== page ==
It is physically nauseating for me as a pediatrician, and a daughter, to listen to the news reports of the ongoing separations of asylum-seeking children from their parents, and the trauma we are currently putting young families through in the United States. Many of these families are fleeing significant violence in their homeland. To inflict separation on top of that is creating unnecessary physical and mental stress on young children who cannot fully comprehend the situation they are placed in.

Just as we expect parents to be responsible for the health and welfare of their children, we as Americans should also demand our government to be responsible for the health and welfare of the children in OUR care. Humanity requires us to ask if these actions are how other humans should be treated. As Americans, we would never require that a child be sexually abused or watch his mother be beaten but we are creating toxic stress in another form by not addressing the long term needs of these children. I encourage everyone to remember the lessons of our families’ pasts, and to face the future with these children and their families and not turn away.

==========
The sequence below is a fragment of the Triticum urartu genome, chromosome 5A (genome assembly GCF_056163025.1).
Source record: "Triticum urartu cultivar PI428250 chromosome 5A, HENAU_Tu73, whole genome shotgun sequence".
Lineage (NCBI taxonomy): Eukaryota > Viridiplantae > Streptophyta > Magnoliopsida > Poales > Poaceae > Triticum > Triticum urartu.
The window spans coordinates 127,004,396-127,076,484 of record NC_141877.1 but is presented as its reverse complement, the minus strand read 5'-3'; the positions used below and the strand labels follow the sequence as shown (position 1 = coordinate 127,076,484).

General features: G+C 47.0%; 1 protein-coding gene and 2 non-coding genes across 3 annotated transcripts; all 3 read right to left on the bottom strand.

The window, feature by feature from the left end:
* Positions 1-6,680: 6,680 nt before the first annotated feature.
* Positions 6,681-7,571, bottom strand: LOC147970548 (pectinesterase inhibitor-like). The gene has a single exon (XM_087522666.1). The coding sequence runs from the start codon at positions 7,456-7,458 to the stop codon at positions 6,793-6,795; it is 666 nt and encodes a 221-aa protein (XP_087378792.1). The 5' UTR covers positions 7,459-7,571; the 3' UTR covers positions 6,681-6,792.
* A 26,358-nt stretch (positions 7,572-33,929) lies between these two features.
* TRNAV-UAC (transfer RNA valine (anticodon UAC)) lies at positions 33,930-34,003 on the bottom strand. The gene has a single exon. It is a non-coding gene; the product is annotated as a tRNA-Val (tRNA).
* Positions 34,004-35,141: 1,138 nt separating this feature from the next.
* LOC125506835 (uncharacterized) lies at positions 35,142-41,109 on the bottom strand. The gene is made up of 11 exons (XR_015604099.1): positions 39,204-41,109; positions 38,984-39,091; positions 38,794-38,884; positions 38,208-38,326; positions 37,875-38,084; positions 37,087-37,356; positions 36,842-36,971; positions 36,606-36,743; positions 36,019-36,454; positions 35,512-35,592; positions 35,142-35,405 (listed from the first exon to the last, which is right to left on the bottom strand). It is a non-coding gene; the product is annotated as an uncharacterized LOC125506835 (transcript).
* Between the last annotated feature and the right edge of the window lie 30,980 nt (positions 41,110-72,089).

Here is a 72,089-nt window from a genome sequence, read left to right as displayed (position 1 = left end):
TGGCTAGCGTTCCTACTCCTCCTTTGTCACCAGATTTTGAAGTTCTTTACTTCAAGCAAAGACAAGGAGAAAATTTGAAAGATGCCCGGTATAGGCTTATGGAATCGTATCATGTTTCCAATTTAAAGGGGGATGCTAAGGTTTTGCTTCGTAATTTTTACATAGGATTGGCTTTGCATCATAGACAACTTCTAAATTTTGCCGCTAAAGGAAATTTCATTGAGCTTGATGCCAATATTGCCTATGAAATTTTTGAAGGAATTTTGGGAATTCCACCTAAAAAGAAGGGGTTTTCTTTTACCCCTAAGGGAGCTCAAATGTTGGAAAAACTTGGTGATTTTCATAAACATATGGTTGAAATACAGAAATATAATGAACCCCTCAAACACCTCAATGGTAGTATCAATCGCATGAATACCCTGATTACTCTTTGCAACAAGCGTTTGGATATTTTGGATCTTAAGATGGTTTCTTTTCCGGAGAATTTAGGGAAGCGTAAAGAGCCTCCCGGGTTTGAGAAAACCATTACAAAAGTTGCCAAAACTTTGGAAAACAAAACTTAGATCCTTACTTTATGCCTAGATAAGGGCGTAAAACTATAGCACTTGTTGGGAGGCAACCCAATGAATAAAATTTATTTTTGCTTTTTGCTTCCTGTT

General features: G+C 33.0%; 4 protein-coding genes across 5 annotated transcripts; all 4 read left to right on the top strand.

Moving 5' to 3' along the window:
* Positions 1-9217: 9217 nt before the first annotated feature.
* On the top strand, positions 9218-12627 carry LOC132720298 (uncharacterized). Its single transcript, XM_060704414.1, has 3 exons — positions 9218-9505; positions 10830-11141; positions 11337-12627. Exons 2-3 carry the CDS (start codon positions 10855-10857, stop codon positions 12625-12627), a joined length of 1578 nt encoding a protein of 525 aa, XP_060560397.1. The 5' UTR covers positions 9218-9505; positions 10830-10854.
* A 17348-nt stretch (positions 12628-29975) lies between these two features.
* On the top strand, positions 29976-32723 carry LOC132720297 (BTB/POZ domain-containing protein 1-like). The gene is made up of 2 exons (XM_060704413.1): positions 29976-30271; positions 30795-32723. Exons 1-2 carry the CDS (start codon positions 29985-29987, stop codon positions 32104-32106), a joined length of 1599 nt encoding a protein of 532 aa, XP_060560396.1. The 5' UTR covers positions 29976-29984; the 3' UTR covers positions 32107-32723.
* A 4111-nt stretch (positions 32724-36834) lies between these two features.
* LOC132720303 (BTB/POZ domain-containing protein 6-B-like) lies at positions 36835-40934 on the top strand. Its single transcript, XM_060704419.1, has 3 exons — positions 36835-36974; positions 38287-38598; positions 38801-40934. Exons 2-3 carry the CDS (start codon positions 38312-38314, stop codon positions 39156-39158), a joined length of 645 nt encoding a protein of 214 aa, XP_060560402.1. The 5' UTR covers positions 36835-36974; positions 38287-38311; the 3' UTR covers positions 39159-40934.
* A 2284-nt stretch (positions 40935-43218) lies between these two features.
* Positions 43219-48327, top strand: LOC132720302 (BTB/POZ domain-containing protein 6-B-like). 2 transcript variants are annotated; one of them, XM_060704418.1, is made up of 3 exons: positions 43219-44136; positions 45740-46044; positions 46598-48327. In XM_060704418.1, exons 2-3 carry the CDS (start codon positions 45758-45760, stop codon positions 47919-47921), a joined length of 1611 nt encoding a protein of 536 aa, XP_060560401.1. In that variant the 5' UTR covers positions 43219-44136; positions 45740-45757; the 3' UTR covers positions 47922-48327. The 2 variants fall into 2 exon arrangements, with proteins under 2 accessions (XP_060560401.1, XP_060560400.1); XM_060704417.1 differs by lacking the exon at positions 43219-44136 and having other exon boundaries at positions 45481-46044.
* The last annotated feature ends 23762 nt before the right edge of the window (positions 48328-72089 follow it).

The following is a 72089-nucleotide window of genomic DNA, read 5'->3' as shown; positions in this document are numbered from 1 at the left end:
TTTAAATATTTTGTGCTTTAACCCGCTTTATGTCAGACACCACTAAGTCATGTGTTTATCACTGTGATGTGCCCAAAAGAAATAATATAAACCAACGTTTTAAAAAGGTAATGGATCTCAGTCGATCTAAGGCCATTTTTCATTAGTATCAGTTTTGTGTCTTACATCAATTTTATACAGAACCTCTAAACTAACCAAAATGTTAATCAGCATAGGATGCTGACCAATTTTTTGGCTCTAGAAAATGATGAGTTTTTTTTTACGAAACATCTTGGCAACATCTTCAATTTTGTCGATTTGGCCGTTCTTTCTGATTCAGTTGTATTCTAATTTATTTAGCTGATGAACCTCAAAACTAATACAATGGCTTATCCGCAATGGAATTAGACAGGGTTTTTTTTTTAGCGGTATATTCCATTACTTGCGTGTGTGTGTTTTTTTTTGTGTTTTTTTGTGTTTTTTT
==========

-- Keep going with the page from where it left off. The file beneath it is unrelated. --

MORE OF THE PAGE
Teresa Holtrop, M.D., is the president of the Michigan Chapter of the American Academy of Pediatrics and executive/medical director of the Wayne Children's Health Access Program.

Michigan Chapter of the American Academy of Pediatrics Opposes Family Separation

FOR IMMEDIATE RELEASE

The Michigan Chapter of the American Academy of Pediatrics (MIAAP) today detailed its opposition to the policy of immigrant child detention and family separation.

“The Michigan Chapter of the American Academy of Pediatrics encourages our U.S. legislators from Michigan, in the strongest possible terms, to do everything possible to immediately cease  the current practice of separating immigrant children from their parents,” said MIAAP President Dr. Teresa Holtrop. 

Separating children from their parents creates highly stressful situations, known as toxic stress. Studies have shown that toxic stress disrupts brain development and increases the likelihood of chronic conditions as children develop.